My Lords, the Government remain committed to banning the use of wild animals in circuses, and primary legislation will be introduced when parliamentary time is available. In the meantime, ahead of a ban, to safeguard the welfare of any wild animals still used in circuses, Defra introduced a licensing scheme in 2013, which is currently in use for 16 wild animals in two travelling circuses.
I thank the Minister for his reply, and I take his point that only a few animals are subject to this, but however well-regulated, they still suffer physical and social deprivation. Given that more than a dozen Private Members’ Bills on this issue have been blocked in Parliament over the last few years, will the Minister give us a timetable for the Government’s delivering on their promise of a ban?
My Lords, I am not in a position to say precisely, but I would like to take one issue up. One of the reasons we introduced the licensing scheme was to ensure the welfare of the animals. I have seen the conditions of the welfare scheme associated with the licensing, which is rigorous and requires inspections by vets and inspectors at least four times a year. The welfare standards of these animals—six reindeer, three camels, three zebras, one fox, a macaw, a racoon and a zebu—are high. On ethical grounds, this situation should be prohibited.
I am afraid my noble friend is a bit too fast for me there. The truth is that this is important legislation that we wish to put forward, but I am confident that the welfare elements, which are so important, are well-provided for in the licensing scheme.
My Lords, there is of course legislation, and under the requirements of the Dangerous Wild Animals Act the primary focus is public safety, but clearly, the Animal Welfare Act 2006 absolutely applies. We are absolutely clear that it is not appropriate at all for primates to be kept as pets.
My Lords, I was going to ask about primates myself. Both the BVA and well-respected animal welfare organisations such as the RSPCA all agree that primates are totally unsuitable to be kept as pets; they are highly social, highly intelligent animals and many welfare problems arise when they are kept in captivity as pets. Will the Government consider taking stronger action to remedy this serious welfare issue?
My Lords, I will certainly take back what your Lordships have said, but it is absolutely clear that the Animal Welfare Act 2006 makes it an offence to cause unnecessary suffering to an animal. This is backed up by a code of practice, and no one should keep a primate in solitary conditions, as the noble Lord has said, keep it in a small cage or feed it with an inappropriate diet. In other words, I repeat: primates should not be kept as pets.
My Lords, perhaps I may push the Minister further on the real reason for the delay in introducing the Bill. According to the latest Defra consultation, 95% of the population support a ban and the issue has cross-party support, so it cannot be because the Government fear a backlash. We are prepared to work with the Government to introduce what ought to be fairly simple legislation, and I really do not understand why there is continuing delay.
My Lords, I obviously understand what the noble Baroness is saying, and I too would like to make progress. However, I repeat that 16 wild animals are currently under a very rigorous licensing scheme. I deliberately mentioned their species so that your Lordships could understand which animals were involved. I emphasise that there are very regular inspections, and one reason why primary legislation is necessary is that there is a view that a legal challenge would be made because there would be insufficient grounds to secure a ban on a welfare basis.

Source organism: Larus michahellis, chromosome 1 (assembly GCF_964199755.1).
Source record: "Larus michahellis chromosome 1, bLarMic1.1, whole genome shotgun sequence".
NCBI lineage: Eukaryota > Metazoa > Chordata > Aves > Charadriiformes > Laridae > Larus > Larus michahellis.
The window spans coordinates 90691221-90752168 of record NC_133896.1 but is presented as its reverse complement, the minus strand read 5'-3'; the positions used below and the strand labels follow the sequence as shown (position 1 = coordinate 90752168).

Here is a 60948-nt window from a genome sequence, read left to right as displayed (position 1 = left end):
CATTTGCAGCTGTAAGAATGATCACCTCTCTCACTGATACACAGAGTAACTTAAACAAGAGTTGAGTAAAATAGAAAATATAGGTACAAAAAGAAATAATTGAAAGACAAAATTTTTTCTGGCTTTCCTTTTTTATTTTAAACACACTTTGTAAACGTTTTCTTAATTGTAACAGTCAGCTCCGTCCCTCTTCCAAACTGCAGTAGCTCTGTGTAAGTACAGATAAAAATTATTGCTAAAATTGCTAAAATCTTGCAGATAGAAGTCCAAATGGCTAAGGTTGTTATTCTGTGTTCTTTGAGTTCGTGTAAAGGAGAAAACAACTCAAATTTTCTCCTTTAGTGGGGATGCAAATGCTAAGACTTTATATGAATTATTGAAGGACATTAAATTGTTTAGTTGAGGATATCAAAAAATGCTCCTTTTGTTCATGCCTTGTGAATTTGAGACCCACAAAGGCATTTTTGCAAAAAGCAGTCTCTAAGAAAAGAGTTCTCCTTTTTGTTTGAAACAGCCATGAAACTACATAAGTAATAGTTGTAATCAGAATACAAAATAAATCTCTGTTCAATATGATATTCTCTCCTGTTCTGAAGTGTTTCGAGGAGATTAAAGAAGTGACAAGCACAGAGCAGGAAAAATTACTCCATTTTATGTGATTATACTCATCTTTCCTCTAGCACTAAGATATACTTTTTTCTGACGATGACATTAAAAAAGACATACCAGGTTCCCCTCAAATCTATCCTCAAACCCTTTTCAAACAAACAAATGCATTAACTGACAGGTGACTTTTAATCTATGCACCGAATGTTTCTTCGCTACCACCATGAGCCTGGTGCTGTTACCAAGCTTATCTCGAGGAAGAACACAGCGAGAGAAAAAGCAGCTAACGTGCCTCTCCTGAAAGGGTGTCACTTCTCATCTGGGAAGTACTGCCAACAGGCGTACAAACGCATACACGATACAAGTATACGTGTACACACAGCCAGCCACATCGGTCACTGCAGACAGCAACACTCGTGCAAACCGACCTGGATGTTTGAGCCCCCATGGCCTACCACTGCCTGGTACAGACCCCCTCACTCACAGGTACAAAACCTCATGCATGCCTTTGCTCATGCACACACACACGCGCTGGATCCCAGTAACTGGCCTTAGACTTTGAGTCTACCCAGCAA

My Lords, even if enforcement is rigorous in relation to animals in circuses, what about the position of the other animals that have been referred to—the primates which are inappropriately kept in people’s homes? Who is enforcing the laws relating to that?
My Lords, these are all matters that local authorities are required to ensure are enforced under the Dangerous Wild Animals Act. Clearly, if there were any issues, Defra would want to work with local authorities because it is absolutely essential that suitable animal welfare provisions are in place. I will take back what has been said about primates—I am very conscious of that—and if I have anything further to add, I will report back to your Lordships.
My Lords, a lot of the wild creatures kept in people’s homes as pets, whether birds or any other creature, have been smuggled into this country. Is the Minister confident that the National Wildlife Crime Unit has sufficient capacity to deal with the level of smuggling?
The noble Baroness raises a very important issue. The answer is that we believe that there are sufficient resources at the border, but clearly we need to be ever more rigorous. There are all sorts of schemes under many directives. From an animal welfare point of view, it is hugely inappropriate to smuggle in animals, whether they are domesticated or wild, and this is one area I will very much look at addressing.
My Lords, as the Minister is aware, there are very strict conditions on keeping animals in zoos. Has he seen the report in this morning’s papers about the zoo in the Furness district of Cumbria, where there has been an appalling number of deaths of wild animals—over 500, I think—in recent years?
My Lords, I have indeed. Of course, a zoo-keeper also died in that case. It is inappropriate for me to reply in detail because this matter is subject to the consideration of an application renewal by Barrow-in-Furness Borough Council, which will be happening very shortly. However, I am very conscious of what I think are far too many deaths among animals in that zoo.